Chief Economist’s Weekly Briefing – Getting Frosty

PMI survey readings for November unsurprisingly indicated a setback in the recovery. The silver lining is that it’s a lot less compared to the first lockdown. It’s the challenge beyond implied by a stricter tiering system that’s the new concern. A difficult winter no doubt. The recovery will only get down to business when a vaccine is rolled out.  

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New Ulster Economix Podcast Episode: Breakthrough

We’ve published a new Ulster Economix Podcast episode: Breakthrough, hosted by Richard Ramsey, Chief Economist at Ulster Bank.

You wait ages and then three come along at once. Since March, it has been clear that a highly effective vaccine is required to cope with COVID-19. A sustained and meaningful economic recovery can only take hold if one is found. Following the encouraging news on three potential vaccines hope has returned. First out of the traps was Pfizer and BioNTech successful trials. Their news saw the share price of Zoom & Peloton slump and those of airlines and cruise ships soar. 

A fresh round of lockdown restrictions in November and December coupled with the incoming news on the vaccine front has seen economists continue to revise down economic forecasts for 2020 and simultaneously revise up growth expectations for 2021. This doesn’t mean that the sunlit uplands are around the corner.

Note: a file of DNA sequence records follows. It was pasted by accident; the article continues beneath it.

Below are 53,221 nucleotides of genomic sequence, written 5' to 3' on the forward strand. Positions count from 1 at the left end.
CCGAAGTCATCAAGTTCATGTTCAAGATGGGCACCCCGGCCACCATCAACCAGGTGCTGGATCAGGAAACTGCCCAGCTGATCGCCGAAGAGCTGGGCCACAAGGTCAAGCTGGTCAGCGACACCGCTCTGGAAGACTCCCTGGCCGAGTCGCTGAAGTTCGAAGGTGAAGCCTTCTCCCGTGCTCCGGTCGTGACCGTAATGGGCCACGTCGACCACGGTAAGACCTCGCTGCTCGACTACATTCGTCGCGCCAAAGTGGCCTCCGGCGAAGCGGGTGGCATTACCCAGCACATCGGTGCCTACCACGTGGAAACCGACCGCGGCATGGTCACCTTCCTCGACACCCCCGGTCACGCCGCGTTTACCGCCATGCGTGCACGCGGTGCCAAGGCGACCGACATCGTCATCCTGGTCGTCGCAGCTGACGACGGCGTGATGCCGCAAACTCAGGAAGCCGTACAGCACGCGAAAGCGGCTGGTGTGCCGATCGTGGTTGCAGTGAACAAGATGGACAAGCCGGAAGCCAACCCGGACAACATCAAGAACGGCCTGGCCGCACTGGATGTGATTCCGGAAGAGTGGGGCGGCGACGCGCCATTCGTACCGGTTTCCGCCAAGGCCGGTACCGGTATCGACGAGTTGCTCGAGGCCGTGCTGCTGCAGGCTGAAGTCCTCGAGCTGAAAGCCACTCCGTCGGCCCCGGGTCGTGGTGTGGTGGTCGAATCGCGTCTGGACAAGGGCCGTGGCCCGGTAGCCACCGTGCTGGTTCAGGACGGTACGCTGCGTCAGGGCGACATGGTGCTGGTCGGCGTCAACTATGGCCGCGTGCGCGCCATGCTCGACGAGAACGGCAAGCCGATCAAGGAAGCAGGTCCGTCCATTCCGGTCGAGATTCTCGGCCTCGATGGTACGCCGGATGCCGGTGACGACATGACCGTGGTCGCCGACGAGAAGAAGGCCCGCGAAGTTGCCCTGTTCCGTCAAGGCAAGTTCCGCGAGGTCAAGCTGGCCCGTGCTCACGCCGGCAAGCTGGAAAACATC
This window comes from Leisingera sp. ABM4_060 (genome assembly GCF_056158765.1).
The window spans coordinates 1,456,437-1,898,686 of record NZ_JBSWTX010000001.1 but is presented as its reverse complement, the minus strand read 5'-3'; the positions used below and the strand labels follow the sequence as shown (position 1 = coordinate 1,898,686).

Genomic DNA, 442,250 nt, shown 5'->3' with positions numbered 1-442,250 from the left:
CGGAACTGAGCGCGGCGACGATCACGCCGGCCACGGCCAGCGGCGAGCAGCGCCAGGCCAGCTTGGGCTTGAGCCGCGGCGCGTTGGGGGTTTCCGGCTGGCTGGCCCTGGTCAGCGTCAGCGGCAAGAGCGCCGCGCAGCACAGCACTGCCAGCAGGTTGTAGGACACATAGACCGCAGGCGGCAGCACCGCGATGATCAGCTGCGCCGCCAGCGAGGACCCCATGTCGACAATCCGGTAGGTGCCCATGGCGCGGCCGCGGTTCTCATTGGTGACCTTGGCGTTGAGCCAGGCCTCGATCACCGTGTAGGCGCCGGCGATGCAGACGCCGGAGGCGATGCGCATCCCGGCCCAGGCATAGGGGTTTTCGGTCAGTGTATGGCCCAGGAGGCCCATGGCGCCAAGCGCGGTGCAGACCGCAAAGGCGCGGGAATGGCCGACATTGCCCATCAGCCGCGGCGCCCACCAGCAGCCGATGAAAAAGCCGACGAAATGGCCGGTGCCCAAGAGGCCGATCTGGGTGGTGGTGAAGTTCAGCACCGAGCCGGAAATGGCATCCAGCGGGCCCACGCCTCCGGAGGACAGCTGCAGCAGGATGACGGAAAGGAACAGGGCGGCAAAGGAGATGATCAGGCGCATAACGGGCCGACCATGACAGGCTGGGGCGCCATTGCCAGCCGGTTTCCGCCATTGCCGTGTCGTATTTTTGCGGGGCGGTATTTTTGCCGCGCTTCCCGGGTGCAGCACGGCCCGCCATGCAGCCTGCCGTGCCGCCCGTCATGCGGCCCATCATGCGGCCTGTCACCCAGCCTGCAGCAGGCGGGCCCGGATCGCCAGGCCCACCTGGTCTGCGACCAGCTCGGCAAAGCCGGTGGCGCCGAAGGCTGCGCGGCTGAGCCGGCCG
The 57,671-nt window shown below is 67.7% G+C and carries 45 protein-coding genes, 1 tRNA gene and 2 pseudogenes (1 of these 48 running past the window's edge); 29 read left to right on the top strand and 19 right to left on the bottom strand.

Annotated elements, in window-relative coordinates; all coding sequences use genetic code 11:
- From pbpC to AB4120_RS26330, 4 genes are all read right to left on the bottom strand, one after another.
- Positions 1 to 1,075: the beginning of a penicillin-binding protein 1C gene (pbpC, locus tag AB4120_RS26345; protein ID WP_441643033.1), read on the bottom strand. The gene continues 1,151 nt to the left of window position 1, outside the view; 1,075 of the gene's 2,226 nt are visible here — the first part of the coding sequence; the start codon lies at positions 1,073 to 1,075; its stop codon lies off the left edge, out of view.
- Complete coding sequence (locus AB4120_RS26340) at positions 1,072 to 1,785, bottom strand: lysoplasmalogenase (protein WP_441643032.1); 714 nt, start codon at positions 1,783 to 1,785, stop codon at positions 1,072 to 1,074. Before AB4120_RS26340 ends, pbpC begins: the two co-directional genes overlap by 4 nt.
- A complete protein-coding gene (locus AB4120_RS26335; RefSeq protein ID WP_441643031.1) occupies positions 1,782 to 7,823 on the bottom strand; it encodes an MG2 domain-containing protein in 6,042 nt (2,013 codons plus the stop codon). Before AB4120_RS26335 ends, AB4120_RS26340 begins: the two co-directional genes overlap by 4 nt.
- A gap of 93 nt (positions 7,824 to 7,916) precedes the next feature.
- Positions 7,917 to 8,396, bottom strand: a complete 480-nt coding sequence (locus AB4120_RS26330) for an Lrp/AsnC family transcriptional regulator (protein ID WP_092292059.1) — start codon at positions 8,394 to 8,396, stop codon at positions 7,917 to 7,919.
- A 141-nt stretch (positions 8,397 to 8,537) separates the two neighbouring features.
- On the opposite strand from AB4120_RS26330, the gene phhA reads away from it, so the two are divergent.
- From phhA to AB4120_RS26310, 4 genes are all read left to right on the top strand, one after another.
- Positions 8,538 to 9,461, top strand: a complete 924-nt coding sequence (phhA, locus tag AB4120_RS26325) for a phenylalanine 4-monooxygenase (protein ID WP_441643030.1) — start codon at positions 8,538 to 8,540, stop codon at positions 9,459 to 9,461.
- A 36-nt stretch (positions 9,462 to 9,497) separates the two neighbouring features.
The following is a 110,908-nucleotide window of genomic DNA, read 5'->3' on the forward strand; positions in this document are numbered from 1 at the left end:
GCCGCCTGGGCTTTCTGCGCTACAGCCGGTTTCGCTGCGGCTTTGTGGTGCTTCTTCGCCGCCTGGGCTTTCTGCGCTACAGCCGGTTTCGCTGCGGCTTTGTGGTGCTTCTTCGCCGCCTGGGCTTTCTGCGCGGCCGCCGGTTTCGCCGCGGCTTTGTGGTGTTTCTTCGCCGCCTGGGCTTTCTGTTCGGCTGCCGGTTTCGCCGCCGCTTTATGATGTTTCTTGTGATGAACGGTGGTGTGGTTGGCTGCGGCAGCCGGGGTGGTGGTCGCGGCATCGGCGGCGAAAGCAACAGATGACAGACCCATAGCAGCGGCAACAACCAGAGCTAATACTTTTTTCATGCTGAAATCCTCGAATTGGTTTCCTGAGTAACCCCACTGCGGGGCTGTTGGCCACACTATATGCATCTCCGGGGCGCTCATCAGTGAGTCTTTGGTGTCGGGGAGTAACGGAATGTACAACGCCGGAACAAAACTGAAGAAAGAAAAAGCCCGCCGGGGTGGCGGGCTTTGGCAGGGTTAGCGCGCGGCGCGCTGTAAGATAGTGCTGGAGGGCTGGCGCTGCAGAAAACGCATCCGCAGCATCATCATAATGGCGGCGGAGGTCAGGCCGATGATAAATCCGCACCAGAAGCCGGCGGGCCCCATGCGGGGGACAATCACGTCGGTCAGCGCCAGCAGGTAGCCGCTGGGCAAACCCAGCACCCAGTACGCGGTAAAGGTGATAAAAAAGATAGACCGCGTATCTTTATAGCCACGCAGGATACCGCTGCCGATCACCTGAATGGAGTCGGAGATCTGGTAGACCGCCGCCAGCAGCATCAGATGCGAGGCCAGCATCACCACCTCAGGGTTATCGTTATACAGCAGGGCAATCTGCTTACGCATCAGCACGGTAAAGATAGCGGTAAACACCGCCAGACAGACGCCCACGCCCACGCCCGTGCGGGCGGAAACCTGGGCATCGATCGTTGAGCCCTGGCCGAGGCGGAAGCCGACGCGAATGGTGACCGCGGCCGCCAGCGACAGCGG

So what the local economy in Northern Ireland? what is the incoming economic data and news telling us about the economy and the strength of the recovery?

Emergency, Emergency, Emergency

Rishi Sunak hasn’t yet completed a year as Chancellor but he is a crisis veteran. The word ‘emergency’ featured four times in Sunak’s speech in which he outlined the UK’s three emergencies. These are health, economic and fiscal. “Our health emergency is not yet over.  And our economic emergency has only just begun”.  

Recent developments on the vaccine front have provided a much needed shot in the arm for optimism for 2021. In turn, that has filtered through to the economic forecasts. Nevertheless, there is no economic vaccine for the deepest recession in 300 years, just painkillers.

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Chief Economist’s Weekly Briefing – Testing times

The incoming data for October shows what was widely expected, a slowdown in momentum. Mobility indicators have retreated as much of the world has reverted to some combination of reimposed restrictions. At least there are hopeful signs across countries of the latest wave having peaked or indeed being in retreat, but it is still early days.

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Earnings season: how COVID is impacting on what we earn and the jobs we do

We’re currently in what they call corporate earnings season and we’re getting a flavour of how COVID has been hitting big business. Some companies have been doing well whilst others have struggled. Marks & Spencer on the one hand has seen its first quarterly loss since it was listed on the stock market 94 years ago. By contrast, the likes of Amazon has been generating record earnings as its business model is well suited to the pandemic.

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Output stagnates as new orders continue to fall

Today sees the release of October data from the Ulster Bank Northern Ireland PMI. The latest report – produced for Ulster Bank by IHS Markit – signalled a stagnation of business activity across the Northern Ireland private sector as new orders fell again. Firms also continued to scale back staffing levels. Meanwhile, rates of inflation of both input costs and output prices quickened.

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